The message at a Preteen Alliance luncheon held March 3 was clear — start talking before kids start drinking.
The luncheon speakers, David Mineta, deputy director of Asian American Recovery Services, and Mary Bier, coordinator of the Partnership for a Safe and Healthy Pacifica, discussed a tragic alcohol-related accident that prompted Pacifica to organize a community-wide effort to prevent substance abuse among youth.
The Partnership was formed shortly after the deaths of 19-year-old Jonny Bier, Mary’s nephew, and 16-year-old Stephanie Echeverri, who were in an alcohol-related car accident.
If you couldn’t attend the October 25 Preteen Alliance luncheon about girls’ health, here are some highlights:
It’s crucial for parents to talk with preteen girls about sexual issues, so that they develop healthful habits later in life; and
The HPV vaccine, which recently was recommended for preteen girls starting at age 9 to help prevent cervical cancer, is an important — and safe – vaccination, even at that young age.
These were among the key points made by two experts from Kaiser San Jose — Dr. Bryna Barsky-Ex, a psychologist and sex therapist in the psychiatry and OB/GYN departments, and Dr. Seham El-Diwany, a pediatrician with more than 20 years experience.
Preadolescence challenges preteens and parents. Let’s face these challenges as allies! Besides bestowing us with changes in appearance, attitude, mood, and behavior, preadolescence presents us some serious and difficult challenges.
What happened to my child? Preteens begin to redefine themselves in relation to parents and siblings — who may not welcome the changed roles — and develop new interests, which may not be shared by others at home.
Social Studies, or social scene? The school environment around the middle school years is stressful, as academic subjects become more complicated, and motivation toward studying may be affected by alternative competing inclinations
Dangers ahead! Preteens face powerful social pressures from their peers, the neighborhoods where they live, and from mass media. Parents may feel helpless in shielding their kids from the many influences that threaten their safety and well being.
The transition from elementary school to middle school is one of the most significant changes in a child’s educational life.
The transition is magnified because preteens are faced with the many major structural differences between elementary and middle school at the very time that their bodies and emotions are changing at the most rapid rates of their lives.
By understanding the following points about the nature of preteens entering middle school, parents can turn this challenging transition into a positive foundation for future interactions with their children:
My earliest mentor was an artist named Esmé who lived up the street from my family. She would open her tiny art studio to a few neighborhood kids and let us do whatever we wanted. Esmé gave a few pointers and demonstrated some techniques, but for project ideas, she let us take the lead, offering only words of encouragement.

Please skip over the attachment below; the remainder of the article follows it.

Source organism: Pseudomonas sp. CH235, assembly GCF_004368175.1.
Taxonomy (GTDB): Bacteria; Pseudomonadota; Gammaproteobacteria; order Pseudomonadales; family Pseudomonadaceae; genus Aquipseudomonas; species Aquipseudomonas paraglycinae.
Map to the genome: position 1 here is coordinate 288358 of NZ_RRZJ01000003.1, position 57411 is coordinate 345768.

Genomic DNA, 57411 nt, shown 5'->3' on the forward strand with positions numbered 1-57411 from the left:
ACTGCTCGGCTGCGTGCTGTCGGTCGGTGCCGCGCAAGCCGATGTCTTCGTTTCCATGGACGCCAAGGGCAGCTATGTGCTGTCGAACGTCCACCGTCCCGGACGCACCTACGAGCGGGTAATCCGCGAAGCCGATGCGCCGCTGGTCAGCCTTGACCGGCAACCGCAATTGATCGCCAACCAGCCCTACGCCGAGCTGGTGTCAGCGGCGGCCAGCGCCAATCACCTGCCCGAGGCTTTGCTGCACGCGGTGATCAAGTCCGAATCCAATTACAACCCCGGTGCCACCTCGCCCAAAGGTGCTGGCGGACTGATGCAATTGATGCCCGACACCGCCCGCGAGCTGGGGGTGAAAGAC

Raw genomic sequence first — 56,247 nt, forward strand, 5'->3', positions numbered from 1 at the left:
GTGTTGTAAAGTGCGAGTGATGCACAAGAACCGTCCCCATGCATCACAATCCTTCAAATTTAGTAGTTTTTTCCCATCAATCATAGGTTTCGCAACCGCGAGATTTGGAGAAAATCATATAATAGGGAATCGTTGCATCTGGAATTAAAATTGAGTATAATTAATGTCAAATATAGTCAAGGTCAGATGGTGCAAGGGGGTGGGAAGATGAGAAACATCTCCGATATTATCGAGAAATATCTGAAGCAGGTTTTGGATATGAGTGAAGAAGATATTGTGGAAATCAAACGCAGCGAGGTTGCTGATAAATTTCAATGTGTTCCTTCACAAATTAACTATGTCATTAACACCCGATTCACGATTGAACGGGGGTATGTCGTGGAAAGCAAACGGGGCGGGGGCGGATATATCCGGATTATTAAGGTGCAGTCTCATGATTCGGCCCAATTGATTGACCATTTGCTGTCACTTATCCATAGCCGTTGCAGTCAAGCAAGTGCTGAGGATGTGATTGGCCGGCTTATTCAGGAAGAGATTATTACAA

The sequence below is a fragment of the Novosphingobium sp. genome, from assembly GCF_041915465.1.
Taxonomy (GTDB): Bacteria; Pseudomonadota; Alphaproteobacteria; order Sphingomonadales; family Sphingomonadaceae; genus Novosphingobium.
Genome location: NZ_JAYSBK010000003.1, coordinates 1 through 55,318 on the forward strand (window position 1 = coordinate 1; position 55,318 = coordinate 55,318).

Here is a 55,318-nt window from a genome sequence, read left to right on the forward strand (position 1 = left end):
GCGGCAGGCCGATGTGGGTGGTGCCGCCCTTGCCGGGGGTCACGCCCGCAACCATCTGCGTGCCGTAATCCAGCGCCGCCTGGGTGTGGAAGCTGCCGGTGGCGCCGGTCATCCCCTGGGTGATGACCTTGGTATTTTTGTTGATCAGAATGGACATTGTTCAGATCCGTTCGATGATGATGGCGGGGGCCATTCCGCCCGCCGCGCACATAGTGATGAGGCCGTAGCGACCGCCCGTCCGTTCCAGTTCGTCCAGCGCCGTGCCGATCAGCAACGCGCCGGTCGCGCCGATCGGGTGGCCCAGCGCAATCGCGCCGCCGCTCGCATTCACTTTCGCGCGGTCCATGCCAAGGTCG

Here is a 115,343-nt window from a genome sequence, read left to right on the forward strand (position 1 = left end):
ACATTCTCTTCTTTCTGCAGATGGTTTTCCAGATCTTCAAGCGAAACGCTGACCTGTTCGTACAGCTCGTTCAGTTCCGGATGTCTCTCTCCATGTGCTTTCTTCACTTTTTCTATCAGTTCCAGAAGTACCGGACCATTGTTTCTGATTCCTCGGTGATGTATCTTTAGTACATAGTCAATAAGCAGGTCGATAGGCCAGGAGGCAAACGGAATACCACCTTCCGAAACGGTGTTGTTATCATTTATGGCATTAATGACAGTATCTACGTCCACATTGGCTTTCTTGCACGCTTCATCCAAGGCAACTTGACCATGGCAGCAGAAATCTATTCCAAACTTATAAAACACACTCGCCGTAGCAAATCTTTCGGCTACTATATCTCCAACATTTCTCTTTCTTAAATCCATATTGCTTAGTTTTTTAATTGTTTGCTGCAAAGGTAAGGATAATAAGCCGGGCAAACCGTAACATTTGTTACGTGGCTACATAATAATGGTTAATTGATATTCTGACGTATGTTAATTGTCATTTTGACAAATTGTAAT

My parents still have some of my art from that time: painted plaster casts of toothpaste tubes inscribed with “Silly String,” glazed ceramic containers with no practical purpose, and many painted pet rocks. These experiences with Esmé had many impacts on me, influencing my choice of career as an artist and art therapist, my belief in the power of creative expression, and my strong support of mentoring young people.
Most of us can recall at least one adult who made us feel special, who nurtured our talents, who reinforced the idea that we were fine just the way we were. These people are mentors, whether in formal programs, at the workplace, or through an informal network of family and friends. In 2005, 3 million adults identified themselves as mentors to young people. One researcher lists 17.6 million additional American youth who want or need a mentor.
Like many people, I remember the first time my dad took the training wheels off my bike. With a mix of fear, excitement, and adrenalin, I started out slowly and wobbly down the street, my dad jogging along beside me. I kept looking over to make sure he was there in case I lost control. He was, and I felt reassured.
As I straightened the wheels out a bit and picked up the pace, however, I suddenly looked over and realized he was not there and promptly fell off my bike. I sat there on the hard sidewalk inspecting my scratches as he ran up to me. He asked me what happened. Why did you stop?
I wailed back, you were not there. Where did you go? He explained to me that I was doing fine, and I did not need him. And then, he did the most important thing. He made me get back up on my bike and try again.